DEB: Yes. [laughs] I love it. It’s amazing.

ROB: It’s pretty universal. Deb, when people want to get more from you, when they want to see what you’re doing – you mentioned all of this content you’re putting around your brand, all these different tools that you’re putting out into the world – where should people go to find those things?

DEB: People should go to debgabor.com. All the things are there, including the webinar series, which we’re adding new webinars every day. These are open and available to the public. Like I said, I’m bringing on a bunch of really, really interesting experts. Our focus really is just to help people. Nobody gets paid for this. I have experts in my network, and I’m helping them connect with people and share their expertise to help other people.

There’s ways to get in touch with me. You can send emails to me via the site. I’m on all the social media stuff as Deb Gabor. You can find me. I love to hear from people. If you hear this and you’re like, “Wow, what you said, I really like it” or “What you said, it’s complete B.S.,” I want to hear from you. I love to talk to people. I’m an extrovert, so this time of sheltering in place is really hard for me. So please, connect with me. Please, please love me.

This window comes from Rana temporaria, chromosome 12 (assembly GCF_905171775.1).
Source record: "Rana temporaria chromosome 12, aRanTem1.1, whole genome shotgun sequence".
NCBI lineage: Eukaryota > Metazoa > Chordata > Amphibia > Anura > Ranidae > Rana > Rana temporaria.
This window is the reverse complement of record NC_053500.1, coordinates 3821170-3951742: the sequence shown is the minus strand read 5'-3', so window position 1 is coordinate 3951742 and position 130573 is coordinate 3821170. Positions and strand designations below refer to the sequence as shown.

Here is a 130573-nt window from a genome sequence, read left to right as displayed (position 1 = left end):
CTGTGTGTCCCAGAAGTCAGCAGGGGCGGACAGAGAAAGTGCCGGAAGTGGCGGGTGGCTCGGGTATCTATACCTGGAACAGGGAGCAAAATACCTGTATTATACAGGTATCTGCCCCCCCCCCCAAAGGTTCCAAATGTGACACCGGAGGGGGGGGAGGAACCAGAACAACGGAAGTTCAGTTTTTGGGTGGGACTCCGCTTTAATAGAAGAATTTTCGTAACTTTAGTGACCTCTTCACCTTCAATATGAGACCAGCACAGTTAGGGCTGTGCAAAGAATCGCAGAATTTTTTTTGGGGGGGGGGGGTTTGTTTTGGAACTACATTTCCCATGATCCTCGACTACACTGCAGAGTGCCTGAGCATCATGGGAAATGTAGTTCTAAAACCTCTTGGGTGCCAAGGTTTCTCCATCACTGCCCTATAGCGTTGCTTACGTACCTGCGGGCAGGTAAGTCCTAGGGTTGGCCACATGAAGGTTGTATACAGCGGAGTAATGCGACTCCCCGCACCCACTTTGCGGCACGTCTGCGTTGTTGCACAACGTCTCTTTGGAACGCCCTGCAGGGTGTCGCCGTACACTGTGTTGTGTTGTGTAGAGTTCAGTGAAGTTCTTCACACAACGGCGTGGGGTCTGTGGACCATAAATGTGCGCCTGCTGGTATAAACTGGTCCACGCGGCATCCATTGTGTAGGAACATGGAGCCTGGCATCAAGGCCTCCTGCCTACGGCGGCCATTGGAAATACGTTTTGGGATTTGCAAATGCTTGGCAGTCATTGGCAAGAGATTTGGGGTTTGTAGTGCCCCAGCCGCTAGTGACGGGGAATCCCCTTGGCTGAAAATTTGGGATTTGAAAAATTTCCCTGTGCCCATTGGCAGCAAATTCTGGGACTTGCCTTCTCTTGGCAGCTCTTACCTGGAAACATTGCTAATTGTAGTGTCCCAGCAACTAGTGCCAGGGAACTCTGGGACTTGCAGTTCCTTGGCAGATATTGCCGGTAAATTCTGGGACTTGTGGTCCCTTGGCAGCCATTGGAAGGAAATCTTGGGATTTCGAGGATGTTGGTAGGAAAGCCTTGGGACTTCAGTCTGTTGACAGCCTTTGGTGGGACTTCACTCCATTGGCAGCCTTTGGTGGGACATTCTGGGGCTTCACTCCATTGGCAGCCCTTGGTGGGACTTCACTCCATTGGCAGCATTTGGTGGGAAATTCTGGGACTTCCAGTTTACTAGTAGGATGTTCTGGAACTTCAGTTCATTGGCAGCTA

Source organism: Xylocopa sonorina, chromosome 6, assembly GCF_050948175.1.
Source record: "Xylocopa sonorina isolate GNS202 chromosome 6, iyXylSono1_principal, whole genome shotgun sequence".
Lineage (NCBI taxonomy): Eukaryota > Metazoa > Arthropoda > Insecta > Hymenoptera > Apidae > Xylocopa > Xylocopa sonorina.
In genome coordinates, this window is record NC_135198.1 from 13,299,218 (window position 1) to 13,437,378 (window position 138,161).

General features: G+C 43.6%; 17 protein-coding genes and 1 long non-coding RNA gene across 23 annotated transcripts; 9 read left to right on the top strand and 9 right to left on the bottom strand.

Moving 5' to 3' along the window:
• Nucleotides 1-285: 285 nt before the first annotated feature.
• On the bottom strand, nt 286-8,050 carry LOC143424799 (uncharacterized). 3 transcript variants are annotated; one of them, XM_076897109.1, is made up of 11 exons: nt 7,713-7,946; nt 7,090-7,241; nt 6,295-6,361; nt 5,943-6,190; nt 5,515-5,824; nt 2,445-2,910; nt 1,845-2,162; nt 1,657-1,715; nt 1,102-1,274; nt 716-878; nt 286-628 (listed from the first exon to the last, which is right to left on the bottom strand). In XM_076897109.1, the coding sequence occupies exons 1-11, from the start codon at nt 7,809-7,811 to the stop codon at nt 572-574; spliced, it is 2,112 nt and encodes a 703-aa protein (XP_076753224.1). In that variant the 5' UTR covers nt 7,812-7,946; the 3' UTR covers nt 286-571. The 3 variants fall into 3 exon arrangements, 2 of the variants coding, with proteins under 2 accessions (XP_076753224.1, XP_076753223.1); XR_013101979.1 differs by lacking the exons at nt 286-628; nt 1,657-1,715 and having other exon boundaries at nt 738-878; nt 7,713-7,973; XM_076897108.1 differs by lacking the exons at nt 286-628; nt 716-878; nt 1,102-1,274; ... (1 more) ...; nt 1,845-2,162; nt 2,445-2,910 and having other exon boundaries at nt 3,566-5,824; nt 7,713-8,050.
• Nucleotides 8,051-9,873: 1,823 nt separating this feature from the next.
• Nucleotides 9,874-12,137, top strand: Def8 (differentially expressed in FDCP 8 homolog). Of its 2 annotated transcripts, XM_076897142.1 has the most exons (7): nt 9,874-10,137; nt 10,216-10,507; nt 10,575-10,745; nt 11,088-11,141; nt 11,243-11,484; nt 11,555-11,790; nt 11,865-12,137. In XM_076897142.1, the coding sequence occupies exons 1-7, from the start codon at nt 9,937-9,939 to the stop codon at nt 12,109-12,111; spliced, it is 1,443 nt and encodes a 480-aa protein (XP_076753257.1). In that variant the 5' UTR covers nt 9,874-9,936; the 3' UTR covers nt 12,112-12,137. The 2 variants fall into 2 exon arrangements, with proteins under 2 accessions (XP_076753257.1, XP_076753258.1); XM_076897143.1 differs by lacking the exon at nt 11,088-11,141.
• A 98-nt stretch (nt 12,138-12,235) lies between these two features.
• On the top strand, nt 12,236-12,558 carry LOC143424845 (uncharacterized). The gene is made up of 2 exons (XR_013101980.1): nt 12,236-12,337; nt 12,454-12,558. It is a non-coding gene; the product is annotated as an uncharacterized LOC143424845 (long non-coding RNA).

ROB: [laughs] Fantastic. Yes, I am in that boat with you of severe cabin fever.

DEB: [laughs] Yep.

ROB: Thank you for coming on the podcast, Deb. You’ve given a lot today. It sounds like you have an absolute ton more to give. I hope people will seek you out, and hopefully next year we can actually connect in person in Austin, Texas for South by Southwest.

DEB: Yeah, I hope so. Thank you.

ROB: All right, thanks, Deb.

DEB: Take care. Bye bye.

ROB: Thank you for listening. The Marketing Agency Leadership Podcast is presented by Converge. Converge helps digital marketing agencies and brands automate their reporting so they can be more profitable, accurate, and responsive. To learn more about how Converge can automate your marketing reporting, email info@convergehq.com, or visit us on the web at convergehq.com.